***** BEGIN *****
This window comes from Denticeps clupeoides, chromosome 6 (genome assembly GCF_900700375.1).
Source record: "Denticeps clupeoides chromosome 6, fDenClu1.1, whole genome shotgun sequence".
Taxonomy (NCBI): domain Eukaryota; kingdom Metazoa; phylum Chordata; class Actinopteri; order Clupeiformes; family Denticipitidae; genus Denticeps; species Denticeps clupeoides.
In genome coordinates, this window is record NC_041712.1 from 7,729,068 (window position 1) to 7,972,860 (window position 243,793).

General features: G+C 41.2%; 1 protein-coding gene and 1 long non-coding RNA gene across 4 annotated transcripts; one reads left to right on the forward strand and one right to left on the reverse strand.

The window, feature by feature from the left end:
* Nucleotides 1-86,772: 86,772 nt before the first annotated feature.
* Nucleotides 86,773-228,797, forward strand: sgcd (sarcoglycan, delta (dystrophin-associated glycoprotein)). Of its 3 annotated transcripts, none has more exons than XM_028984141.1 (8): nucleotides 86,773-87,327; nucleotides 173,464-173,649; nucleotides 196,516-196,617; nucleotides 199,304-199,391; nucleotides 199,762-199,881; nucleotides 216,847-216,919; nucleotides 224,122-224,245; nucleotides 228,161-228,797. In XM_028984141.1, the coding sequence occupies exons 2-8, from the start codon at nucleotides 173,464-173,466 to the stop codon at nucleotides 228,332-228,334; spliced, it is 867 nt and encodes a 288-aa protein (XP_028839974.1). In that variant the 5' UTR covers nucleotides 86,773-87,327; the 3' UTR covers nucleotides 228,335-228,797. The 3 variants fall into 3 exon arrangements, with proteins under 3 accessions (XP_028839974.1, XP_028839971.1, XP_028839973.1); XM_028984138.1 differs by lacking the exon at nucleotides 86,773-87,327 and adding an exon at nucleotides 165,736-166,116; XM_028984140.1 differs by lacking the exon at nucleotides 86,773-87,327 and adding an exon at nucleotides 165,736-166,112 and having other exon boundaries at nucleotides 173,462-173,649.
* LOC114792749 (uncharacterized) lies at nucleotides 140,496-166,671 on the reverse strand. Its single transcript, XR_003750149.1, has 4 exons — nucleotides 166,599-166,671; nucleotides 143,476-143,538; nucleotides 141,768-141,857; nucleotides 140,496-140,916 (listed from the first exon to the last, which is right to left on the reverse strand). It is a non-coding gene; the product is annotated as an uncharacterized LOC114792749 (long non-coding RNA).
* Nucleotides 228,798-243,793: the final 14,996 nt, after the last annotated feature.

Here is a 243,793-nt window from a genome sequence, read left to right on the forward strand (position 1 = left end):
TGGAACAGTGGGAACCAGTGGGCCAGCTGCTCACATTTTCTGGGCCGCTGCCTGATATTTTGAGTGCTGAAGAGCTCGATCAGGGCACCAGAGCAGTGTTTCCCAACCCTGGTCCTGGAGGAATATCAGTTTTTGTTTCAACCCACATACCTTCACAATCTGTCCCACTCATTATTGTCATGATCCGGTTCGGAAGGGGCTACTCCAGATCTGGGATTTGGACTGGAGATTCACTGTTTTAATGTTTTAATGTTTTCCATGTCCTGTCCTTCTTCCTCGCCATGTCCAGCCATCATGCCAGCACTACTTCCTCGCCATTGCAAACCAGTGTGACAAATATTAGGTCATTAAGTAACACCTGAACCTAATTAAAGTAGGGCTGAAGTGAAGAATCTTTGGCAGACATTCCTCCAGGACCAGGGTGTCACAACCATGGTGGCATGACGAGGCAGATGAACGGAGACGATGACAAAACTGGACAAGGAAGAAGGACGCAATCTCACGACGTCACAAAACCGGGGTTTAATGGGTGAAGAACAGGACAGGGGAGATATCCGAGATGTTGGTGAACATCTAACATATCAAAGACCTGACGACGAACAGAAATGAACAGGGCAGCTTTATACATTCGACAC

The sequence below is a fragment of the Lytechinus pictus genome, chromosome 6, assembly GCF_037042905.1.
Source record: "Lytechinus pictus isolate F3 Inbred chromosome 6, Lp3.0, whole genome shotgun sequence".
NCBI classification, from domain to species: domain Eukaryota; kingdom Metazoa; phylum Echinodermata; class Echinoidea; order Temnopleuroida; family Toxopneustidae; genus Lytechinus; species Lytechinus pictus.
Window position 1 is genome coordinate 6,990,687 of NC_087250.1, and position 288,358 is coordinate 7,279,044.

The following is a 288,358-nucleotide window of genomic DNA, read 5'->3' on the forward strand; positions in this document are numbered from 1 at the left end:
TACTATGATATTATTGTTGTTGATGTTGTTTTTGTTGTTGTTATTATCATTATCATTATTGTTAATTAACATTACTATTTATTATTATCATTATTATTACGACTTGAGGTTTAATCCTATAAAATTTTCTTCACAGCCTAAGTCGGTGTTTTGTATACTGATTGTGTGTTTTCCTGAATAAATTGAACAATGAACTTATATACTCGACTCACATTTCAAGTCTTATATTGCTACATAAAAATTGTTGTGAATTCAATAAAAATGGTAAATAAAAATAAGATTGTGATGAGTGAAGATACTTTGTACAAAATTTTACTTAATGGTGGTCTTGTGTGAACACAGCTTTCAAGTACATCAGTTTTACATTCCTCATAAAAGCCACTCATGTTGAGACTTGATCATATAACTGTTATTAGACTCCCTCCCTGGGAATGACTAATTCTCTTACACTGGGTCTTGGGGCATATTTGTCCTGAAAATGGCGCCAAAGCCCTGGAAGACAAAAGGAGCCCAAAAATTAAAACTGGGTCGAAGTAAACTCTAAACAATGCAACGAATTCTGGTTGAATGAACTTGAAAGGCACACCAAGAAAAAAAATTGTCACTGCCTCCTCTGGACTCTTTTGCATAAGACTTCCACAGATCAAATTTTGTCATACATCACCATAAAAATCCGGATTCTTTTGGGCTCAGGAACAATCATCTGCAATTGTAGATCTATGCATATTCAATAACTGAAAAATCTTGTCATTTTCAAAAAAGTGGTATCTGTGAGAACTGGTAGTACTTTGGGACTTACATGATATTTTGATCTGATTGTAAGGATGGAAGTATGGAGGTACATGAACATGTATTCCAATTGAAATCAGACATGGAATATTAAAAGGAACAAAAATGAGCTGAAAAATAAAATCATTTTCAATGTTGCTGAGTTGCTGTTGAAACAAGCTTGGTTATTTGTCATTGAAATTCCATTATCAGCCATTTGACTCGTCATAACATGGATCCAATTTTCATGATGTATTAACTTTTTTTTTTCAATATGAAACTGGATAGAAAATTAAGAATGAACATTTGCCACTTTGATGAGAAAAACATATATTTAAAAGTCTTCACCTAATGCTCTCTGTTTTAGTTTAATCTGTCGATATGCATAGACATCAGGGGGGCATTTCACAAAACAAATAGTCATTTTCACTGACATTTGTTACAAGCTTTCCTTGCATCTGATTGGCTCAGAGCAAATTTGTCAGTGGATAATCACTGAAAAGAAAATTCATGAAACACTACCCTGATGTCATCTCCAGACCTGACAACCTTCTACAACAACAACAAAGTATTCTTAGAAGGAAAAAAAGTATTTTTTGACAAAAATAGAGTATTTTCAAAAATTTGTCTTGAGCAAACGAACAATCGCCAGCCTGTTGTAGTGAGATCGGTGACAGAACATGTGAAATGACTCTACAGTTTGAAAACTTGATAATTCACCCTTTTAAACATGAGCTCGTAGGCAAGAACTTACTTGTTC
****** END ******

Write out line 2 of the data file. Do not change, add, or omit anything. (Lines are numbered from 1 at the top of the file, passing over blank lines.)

Source record: "Denticeps clupeoides chromosome 6, fDenClu1.1, whole genome shotgun sequence".